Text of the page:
Apple iPhone 6s and 6s Plus units will have varying battery life based on the chipset used

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Apple is using the really powerful A9 chipset in the new iPhone 6s and 6s Plus. The chipset is sourced from Samsung and TSMC which are two different manufacturers of chipsets. Apparently, thebattery life of you iPhone 6s or 6s Plus will depend on which chipset your particular phone is running.

While both the phones running on the A9 processor be it from Samsung or TSMC will be powerful and energy efficient, there is still some difference between the two. Quite a few video reviewers have observed this difference as they found that the iPhones with TSMC chipsets were more power efficient than the Samsung ones.

In one test, a 10 minute video was shot and exported on two iPhones, one running on a Samsung chipset while the other had a TSMC chipset. Both had 100% to start off with but at the end of the test, the Samsung powered iPhone had just 55% while the TSMC powered iPhone had 62% of battery left.

That is quite a big difference between the two and while such a big difference might not exist on all tasks that the phone needs to perform, the TSMC variant almost always seems to be more power efficient. Not to mention the fact that in actual real life scenarios, both the phones are likely to be almost the same. Subsequently Apple released the following statement to comment on the issue:

With the Apple-designed A9 chip in your iPhone 6s or iPhone 6s Plus, you are getting the most advanced smartphone chip in the world. Every chip we ship meets Apple’s highest standards for providing incredible performance and deliver great battery life, regardless of iPhone 6s capacity, color, or model.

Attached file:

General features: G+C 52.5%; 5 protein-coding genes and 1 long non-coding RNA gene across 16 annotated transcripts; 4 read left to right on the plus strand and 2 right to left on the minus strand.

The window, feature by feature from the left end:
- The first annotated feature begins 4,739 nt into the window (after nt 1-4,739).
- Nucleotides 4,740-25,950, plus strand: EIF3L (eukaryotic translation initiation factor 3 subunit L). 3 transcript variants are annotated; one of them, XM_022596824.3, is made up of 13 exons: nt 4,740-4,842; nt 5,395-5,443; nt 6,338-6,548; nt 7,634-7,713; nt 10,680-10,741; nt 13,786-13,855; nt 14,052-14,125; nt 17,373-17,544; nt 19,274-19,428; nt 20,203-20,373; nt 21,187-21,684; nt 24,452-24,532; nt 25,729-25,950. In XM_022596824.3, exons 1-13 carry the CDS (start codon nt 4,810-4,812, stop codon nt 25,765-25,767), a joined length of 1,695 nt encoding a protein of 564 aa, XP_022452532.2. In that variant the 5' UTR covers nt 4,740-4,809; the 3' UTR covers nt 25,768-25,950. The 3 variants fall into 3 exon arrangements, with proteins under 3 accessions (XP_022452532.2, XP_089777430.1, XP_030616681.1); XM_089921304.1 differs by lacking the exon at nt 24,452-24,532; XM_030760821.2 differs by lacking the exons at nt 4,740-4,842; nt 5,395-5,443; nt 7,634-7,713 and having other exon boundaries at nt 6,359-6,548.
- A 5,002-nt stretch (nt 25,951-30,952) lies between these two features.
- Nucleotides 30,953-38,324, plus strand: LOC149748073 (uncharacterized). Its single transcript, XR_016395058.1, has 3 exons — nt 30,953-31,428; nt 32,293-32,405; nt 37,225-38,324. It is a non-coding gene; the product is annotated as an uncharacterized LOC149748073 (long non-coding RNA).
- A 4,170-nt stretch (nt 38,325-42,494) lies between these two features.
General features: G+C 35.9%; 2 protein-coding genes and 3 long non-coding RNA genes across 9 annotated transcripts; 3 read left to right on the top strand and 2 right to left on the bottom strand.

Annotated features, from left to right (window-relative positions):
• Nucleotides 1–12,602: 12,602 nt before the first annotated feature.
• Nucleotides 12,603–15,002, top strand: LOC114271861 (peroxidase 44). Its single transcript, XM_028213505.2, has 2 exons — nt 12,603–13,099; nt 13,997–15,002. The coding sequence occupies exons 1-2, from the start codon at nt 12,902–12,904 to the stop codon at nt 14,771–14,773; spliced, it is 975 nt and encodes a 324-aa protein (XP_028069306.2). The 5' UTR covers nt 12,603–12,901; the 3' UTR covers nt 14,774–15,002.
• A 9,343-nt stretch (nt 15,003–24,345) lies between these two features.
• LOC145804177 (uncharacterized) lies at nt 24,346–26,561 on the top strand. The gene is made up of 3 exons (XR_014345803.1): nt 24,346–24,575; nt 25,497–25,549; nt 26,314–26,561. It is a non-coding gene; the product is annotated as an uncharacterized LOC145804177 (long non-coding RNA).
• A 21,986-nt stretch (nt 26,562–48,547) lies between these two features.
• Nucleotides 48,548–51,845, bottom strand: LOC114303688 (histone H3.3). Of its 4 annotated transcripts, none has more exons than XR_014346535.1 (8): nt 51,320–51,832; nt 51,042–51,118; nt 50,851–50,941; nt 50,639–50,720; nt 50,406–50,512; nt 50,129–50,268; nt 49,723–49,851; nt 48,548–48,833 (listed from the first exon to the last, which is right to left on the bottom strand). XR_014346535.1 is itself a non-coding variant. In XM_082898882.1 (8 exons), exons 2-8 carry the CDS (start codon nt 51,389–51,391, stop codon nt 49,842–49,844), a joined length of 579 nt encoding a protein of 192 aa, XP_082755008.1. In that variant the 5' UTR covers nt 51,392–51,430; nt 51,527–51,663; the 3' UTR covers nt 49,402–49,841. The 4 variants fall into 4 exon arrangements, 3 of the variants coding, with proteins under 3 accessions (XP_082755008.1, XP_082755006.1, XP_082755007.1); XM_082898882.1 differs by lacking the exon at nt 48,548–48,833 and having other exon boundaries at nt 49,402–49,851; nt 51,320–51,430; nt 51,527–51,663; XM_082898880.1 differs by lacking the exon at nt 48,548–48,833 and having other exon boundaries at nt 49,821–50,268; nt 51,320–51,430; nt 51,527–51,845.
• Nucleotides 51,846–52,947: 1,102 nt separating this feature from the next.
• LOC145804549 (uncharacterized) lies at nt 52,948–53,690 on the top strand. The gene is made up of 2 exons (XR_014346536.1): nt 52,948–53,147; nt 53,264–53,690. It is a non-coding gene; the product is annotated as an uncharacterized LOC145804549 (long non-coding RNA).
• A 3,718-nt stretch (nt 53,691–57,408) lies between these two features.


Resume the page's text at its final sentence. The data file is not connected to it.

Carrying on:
Certain manufactured lab tests which run the processors with a continuous heavy workload until the battery depletes are not representative of real-world usage, since they spend an unrealistic amount of time at the highest CPU performance state. It’s a misleading way to measure real-world battery life. Our testing and customer data show the actual battery life of the iPhone 6s and iPhone 6s Plus, even taking into account variable component differences, vary within just 2-3% of each other.

If you are wondering who made the processor in your iPhone 6s or 6s Plus then this app – Lirum Device Info Lite will help you find out.



Author: Sandeep Sarma

Sandeep Sarma is a blogger and a freelance photographer. Apart from gadgets and phones, he also has a passion for movies and cars. He currently uses the S7 Edge as his main phone. Catch him on twitter at @sandeep9sarma